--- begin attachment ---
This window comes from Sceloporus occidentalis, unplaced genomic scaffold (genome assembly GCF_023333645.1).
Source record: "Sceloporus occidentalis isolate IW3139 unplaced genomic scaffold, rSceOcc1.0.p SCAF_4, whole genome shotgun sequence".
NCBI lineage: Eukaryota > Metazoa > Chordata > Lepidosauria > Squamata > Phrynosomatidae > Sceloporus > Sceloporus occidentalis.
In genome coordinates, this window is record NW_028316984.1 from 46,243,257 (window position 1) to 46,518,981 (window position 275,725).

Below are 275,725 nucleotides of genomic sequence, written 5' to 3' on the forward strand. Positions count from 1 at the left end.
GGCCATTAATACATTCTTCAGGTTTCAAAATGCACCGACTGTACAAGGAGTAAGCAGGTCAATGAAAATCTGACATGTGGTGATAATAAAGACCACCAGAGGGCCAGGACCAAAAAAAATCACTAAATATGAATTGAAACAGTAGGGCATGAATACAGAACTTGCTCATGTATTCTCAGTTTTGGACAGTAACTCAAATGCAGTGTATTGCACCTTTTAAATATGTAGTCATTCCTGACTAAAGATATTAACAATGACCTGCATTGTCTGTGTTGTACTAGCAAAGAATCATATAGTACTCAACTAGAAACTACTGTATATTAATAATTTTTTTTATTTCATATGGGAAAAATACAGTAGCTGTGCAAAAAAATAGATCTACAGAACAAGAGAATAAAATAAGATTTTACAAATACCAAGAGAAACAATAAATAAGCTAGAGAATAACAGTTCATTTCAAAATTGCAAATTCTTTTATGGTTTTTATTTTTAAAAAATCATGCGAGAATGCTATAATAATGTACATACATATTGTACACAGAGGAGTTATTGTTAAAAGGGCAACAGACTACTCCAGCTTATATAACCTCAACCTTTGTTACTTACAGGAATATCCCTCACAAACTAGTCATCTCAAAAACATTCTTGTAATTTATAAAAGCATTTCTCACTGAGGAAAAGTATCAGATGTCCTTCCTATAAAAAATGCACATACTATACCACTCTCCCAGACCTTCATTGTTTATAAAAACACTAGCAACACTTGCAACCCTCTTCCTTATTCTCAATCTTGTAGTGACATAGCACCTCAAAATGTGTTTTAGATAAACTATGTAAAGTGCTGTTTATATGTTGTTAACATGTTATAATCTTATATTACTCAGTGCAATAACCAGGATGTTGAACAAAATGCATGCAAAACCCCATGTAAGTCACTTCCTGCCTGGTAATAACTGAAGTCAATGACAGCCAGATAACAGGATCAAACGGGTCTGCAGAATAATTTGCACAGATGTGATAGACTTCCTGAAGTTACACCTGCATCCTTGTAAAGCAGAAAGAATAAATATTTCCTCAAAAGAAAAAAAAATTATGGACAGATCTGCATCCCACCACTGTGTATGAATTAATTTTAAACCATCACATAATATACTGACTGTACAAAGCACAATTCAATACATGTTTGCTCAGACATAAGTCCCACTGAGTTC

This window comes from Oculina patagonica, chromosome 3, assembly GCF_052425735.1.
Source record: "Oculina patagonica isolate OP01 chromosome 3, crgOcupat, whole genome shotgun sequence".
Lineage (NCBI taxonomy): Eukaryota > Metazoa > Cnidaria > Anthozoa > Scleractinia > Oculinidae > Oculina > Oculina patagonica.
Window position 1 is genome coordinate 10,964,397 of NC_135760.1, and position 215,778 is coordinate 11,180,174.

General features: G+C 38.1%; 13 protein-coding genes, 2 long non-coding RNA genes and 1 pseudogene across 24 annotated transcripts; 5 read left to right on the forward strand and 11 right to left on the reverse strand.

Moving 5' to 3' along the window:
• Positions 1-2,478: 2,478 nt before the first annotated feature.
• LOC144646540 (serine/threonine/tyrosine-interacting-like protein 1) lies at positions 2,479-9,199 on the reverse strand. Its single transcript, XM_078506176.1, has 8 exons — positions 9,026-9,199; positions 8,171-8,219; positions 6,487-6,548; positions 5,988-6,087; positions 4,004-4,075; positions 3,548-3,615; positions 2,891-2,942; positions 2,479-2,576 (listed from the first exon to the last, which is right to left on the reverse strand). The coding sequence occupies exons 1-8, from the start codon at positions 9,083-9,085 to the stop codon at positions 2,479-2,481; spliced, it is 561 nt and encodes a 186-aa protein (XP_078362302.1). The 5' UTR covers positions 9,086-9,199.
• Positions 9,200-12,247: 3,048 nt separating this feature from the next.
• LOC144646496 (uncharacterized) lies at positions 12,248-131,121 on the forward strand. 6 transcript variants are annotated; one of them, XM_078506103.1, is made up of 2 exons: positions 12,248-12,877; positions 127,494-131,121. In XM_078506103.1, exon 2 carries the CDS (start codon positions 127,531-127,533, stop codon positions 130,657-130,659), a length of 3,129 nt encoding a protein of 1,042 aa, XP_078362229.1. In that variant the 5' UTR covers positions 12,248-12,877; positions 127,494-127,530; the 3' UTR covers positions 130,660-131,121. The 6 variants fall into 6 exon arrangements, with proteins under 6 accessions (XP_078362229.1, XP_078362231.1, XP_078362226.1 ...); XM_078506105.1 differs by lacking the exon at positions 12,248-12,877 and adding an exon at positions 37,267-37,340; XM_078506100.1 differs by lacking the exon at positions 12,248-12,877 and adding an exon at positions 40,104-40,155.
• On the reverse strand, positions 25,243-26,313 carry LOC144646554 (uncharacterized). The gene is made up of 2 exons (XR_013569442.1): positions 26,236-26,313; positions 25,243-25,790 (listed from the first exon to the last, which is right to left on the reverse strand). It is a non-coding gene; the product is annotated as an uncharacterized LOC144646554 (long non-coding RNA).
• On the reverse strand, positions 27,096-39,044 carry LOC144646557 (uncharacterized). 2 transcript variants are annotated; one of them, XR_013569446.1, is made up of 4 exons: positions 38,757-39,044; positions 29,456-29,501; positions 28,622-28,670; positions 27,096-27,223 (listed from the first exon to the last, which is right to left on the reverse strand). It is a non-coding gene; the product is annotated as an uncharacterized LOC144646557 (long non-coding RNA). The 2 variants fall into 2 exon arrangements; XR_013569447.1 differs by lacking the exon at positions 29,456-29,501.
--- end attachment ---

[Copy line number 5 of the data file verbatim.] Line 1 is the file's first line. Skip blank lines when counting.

Below are 275,725 nucleotides of genomic sequence, written 5' to 3' on the forward strand. Positions count from 1 at the left end.